Sunday, June 1, 2008
The new neighborhood, into which we moved a couple weeks ago, has brought surprises. It's on the western slope of Tacoma, although T-Town is broken up geologically with deep gullies, so any slope, western or not, won't be a smooth one. In any event. the place is perched on a wee knoll close to the Narrows. We get to see all the weather come in from the Pacific, and a landscape-person we know claims that this part of T-Town has a micro-climate--wetter and warmer than the rest of Tacoma. The gardeners in the neighborhood--and in Tacoma, just about everyone is some kind of gardener--therefore experiment with plants of a semi-tropical nature, as well as growing the usual rhodies, azaleas, and evergreen shrubs/trees. A fellow blogger residing in Hawaii who knows something about Tacoma will find the reference to "semi-tropical" ridiculous, no doubt.
As with many American neighborhoods, this one is really neither working-class nor middle-class. Average income might put it into the latter class, but the range of occupations varies considerably. The neighborhood looks conventionally suburban--built in the 1960s, so "rambler" style houses more or less predominate, but it appears not to be a cookie-cutter tract. What you don't see are the Victorians and Craftsman houses that dominate the North End of T-Town--houses that are cheek-by-jowl and feature lots of stairs and small rooms.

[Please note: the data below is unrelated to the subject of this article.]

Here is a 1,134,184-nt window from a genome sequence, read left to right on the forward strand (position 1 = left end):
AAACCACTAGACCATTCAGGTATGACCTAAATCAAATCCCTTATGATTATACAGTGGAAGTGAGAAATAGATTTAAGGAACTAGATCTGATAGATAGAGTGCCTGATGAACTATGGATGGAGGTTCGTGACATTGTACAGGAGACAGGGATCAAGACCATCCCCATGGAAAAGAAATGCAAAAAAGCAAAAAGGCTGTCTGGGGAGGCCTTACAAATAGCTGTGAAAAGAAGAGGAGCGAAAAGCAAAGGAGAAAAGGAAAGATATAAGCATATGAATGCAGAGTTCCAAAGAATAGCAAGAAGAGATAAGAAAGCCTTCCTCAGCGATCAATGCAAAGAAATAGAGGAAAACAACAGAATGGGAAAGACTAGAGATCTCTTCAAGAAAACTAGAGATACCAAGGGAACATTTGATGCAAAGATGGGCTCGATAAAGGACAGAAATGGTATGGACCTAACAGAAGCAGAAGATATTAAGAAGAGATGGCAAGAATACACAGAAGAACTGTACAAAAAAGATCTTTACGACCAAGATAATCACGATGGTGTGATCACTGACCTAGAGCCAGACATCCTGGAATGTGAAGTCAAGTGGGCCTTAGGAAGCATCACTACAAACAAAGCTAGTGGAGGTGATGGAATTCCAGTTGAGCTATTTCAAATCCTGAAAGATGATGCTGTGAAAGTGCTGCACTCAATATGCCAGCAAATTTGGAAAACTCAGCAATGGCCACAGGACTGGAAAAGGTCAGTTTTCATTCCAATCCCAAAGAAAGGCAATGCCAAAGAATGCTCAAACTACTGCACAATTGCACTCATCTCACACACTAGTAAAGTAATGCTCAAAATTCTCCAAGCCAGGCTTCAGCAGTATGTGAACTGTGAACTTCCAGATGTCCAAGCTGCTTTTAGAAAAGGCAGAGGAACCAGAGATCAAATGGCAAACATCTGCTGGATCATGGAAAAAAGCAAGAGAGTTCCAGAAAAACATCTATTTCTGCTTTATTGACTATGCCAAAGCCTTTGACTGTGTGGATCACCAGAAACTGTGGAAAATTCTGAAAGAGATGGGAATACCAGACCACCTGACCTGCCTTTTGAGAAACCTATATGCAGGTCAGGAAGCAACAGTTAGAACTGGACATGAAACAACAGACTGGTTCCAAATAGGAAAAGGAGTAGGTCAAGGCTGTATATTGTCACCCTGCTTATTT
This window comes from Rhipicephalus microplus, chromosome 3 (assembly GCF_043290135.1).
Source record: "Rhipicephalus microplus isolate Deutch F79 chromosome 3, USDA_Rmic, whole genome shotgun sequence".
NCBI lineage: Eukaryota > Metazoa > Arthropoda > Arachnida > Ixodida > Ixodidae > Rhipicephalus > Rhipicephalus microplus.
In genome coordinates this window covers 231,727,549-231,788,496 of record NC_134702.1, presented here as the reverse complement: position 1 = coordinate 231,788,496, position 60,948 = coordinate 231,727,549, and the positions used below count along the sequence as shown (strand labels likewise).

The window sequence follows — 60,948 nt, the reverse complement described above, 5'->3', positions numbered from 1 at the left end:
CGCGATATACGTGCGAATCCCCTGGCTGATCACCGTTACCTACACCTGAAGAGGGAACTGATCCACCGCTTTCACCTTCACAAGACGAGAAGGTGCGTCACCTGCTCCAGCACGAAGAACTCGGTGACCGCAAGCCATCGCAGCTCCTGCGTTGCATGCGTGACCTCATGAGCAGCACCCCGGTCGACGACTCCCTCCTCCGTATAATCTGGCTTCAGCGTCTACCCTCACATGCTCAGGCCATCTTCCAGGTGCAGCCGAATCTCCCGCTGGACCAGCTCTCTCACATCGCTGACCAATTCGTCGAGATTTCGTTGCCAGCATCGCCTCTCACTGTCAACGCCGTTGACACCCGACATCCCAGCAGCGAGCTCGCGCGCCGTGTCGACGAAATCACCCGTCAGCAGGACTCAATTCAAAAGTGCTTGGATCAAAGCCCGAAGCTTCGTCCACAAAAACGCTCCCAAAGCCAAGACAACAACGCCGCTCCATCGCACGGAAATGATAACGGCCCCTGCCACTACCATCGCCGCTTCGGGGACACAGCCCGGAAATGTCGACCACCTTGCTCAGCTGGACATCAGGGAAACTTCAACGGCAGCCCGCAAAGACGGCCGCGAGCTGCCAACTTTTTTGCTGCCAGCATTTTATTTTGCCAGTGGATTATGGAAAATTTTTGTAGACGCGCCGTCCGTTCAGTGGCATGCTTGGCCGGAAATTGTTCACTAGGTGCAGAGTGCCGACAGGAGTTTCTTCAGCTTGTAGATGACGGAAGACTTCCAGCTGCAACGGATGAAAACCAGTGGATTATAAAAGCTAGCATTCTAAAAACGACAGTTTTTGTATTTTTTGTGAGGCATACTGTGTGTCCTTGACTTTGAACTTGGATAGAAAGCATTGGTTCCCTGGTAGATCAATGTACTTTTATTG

The biggest surprise out here on the slope, at least for me, is the ethnic diversity. Yes, you have your basic Euro-Americans. My early working-hypothesis is that if there's an RV in the yard, the family is probably Anglo-American. I'd be happy to have the hypothesis disproved. I wonder if there are good RV ethnographies out there.
African Americans, Asian Americans (with considerable variety within this category), Hispanic Americans, and folks from the former Soviet Union dwell hereabouts as well. I know some of the latter come from Moldavia because I heard them say so. Others may come from Russia-proper or the Ukraine. I don't know. The older generation likes to walk around the neighborhood as if it were a village, and I guess in a way it is. The women wear scarves and woolen skirts. The men wear sport-coats and hats. That is, they remind me of some of the older folks from my hometown, which featured one Russian named Wanda, who'd get all dressed up and walk her two bull-dogs to "town" every day--"town" being a micro-village of 200 in the Sierra Nevada. It's not for me to say, really, but I think Wanda belonged in St. Petersburg, strolling the Nevsky Prospekt. But she married an American house-painter, and somehow they ended up in Sierra City. I still remember her long cashmere red coat.
There are two large hills between where we live and where we buy things, including groceries, so the aerobic opportunities are good, and when I'm out walking, the Moldavians are usually out, too. I wish I spoke their language. I sincerely enjoy how unamused, wary, but not unfriendly their visages appear. The older faces especially seem to report having experienced but survived much in life.
So far the western slope has been full of great surprises. I have informed our cat, a Russian blue, that Moldavians are hereabouts. So far, she has not registered a comment in response.